2. What Is Trauma-Informed Care?
3. Ten Clinical Pearls for Applying a Trauma-Informed Approach to Care for Refugee and Immigrant Youth
3.1. Practice a Strengths-Based Approach to Care
3.2. Create an Immigrant-Friendly Healthcare Environment
3.3. Promote Trusting Relationships Within the Health Care Environment
3.4. Ask for Permission to Discuss Potentially Difficult Subjects
3.5. Recognize the Impact of Trauma on the Developing Brain, Various Manifestations of Trauma, and Screen for Trauma and Associated Mental Health Conditions
- Anxiety about the possibility of parental deportation or safety of family members in the country or origin;
- Family separation, either planned separation due to immigration logistics or separation as a result of immigration policy or detention;
- Bullying or victimization at school;
- Physical or sexual abuse;
- Dangerous conditions during migration;
- Family conflict or intrafamilial violence;
- Unsafe neighborhoods or gun violence (in country of origin and after relocation);
- Racism and microaggressions (both in country of origin and after relocation).
3.6. Treat Trauma-Related Disorders Appropriately
3.7. Utilize a Two-Generational Approach to Care
3.8. Know Your Own Local Resources and Make Sure They Are Trustworthy
3.9. Recognize that Trauma May Not End after Migration
3.10. Advocate for Your Patients Both in and outside the Clinic: For Your Patients and for Yourself
Ten Clinical Pearls of Trauma Informed Care for Refugee and Immigrant Youth
- Practice a strengths-based approach to care;
- Create an immigrant-friendly healthcare environment;
- Promote trusting relationships within the healthcare environment;
- Ask for permission to discuss potentially difficult subjects;
- Recognize the impact of trauma on the developing brain and various manifestations of trauma and screen for trauma and associated mental health conditions;
- Treat trauma and its associated symptoms appropriately;
- Utilize a two-generational approach to care;
- Know your own local resources and make sure they are trustworthy;
- Recognize that trauma may not end after migration;
- Advocate for your patients both in and outside the clinic: for your patients and for yourself.
Conflicts of Interest
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|Lead the social history or psychosocial assessment with questions about family and patient strengths||“Tell me a little bit about yourself. What are some things that you’re really proud of?”|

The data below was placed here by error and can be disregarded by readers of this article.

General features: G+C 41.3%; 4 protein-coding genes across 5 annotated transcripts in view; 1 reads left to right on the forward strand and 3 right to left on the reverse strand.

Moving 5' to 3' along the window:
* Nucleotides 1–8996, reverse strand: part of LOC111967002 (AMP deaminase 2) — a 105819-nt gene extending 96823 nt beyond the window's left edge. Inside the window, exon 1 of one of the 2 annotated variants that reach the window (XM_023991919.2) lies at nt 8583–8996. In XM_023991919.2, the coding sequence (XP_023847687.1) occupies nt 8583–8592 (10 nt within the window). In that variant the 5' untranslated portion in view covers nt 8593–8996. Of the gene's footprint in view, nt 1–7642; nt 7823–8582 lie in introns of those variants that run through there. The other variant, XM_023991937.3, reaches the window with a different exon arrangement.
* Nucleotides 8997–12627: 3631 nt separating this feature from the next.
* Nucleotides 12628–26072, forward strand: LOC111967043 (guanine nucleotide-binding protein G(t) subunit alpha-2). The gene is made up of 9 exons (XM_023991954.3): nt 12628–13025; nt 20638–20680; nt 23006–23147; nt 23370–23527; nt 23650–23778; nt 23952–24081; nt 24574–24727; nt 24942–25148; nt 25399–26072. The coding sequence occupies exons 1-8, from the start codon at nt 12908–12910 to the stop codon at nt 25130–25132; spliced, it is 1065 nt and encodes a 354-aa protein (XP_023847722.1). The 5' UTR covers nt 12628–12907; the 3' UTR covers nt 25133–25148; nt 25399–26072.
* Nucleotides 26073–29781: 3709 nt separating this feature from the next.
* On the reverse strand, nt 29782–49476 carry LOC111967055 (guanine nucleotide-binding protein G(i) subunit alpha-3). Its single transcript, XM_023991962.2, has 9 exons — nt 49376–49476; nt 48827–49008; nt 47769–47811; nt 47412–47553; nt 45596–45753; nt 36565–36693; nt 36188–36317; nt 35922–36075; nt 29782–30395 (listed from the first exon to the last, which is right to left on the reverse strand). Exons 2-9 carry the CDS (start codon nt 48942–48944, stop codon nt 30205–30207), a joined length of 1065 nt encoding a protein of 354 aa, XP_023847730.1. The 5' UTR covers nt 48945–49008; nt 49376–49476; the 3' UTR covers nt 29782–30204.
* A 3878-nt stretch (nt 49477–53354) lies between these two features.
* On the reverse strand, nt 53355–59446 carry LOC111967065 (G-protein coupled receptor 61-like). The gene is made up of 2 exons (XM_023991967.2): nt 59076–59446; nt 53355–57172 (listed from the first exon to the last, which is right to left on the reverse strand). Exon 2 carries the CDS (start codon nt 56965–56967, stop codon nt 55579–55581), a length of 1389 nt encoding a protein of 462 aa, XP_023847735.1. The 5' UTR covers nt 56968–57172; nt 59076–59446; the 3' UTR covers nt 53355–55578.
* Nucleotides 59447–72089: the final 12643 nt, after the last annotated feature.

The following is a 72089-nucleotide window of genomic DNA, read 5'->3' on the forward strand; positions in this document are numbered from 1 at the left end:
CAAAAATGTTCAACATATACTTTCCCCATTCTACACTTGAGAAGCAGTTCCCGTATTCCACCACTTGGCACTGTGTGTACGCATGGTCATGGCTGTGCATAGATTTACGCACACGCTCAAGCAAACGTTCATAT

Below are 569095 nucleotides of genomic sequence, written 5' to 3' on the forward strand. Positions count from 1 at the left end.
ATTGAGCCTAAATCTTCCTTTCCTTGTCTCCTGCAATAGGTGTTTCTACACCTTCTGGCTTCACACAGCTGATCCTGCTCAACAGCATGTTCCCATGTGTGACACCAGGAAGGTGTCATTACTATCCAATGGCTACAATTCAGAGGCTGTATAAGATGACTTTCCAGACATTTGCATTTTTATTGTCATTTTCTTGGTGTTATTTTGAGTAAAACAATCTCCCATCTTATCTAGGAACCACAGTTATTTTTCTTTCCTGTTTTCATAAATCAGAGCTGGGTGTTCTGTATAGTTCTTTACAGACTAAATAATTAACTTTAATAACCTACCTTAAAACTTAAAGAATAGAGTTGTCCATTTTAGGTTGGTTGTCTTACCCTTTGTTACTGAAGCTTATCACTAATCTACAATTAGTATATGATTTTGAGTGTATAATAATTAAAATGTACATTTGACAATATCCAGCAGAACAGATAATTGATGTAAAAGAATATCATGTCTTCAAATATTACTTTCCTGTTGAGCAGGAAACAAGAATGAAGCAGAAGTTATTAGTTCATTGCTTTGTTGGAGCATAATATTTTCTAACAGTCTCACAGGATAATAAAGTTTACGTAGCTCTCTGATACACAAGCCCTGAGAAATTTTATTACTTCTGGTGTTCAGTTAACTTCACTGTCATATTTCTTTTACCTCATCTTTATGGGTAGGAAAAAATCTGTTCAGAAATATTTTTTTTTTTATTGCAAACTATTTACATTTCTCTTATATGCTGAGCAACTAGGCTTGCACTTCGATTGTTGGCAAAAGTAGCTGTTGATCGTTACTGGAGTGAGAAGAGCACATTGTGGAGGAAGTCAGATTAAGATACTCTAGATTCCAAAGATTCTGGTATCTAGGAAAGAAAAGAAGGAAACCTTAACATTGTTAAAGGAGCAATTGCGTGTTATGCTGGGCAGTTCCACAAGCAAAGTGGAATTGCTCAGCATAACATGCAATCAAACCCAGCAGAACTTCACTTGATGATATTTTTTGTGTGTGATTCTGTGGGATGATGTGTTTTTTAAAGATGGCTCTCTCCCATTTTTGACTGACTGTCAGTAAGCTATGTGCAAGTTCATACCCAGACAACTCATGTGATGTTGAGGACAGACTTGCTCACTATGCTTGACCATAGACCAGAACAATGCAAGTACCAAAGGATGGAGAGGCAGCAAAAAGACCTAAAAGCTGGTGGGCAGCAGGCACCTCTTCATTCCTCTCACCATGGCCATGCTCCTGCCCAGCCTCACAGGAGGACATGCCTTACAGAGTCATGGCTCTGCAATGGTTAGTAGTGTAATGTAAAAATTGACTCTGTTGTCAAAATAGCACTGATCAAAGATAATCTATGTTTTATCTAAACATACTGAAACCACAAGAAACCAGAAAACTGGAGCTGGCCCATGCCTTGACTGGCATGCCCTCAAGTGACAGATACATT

“What is something you’re good at?”
|Gather information about family supports, and strengthen those relationships when possible||“If something difficult were to happen, who would be available to help?”|
“If something really good were to happen, who would be cheering for you?”
|Congratulate patients and families on progress or accomplishments||“I’m so glad to hear that you are smoking fewer cigarettes—that’s wonderful! That’s a really challenging task. I can tell that you really care about your kids and are motivated to get their asthma under control. You should be really proud of your hard work.”|
|Acknowledge specific strengths, without stereotyping or making assumptions about religious, ethnic, or cultural groups||“That’s pretty great that you speak both English and Spanish. It’s a huge advantage when looking for jobs or applying to college—make sure to put that on all your applications.”|
“It sounds like your extended family is very close. I’m glad you have so much support available—it’s really important when taking care of your children and yourself. You should be proud of all the effort you’ve put into keeping those relationships strong.”
|Help patients and families build on past success to continue to build resilience||“It sounds like it was really challenging to cut out soda for the whole family, but you’ve done it for a whole month now! That is really going to set a healthy example for your kids. What would be another step that you could take as a family to help Dad manage his diabetes?”|
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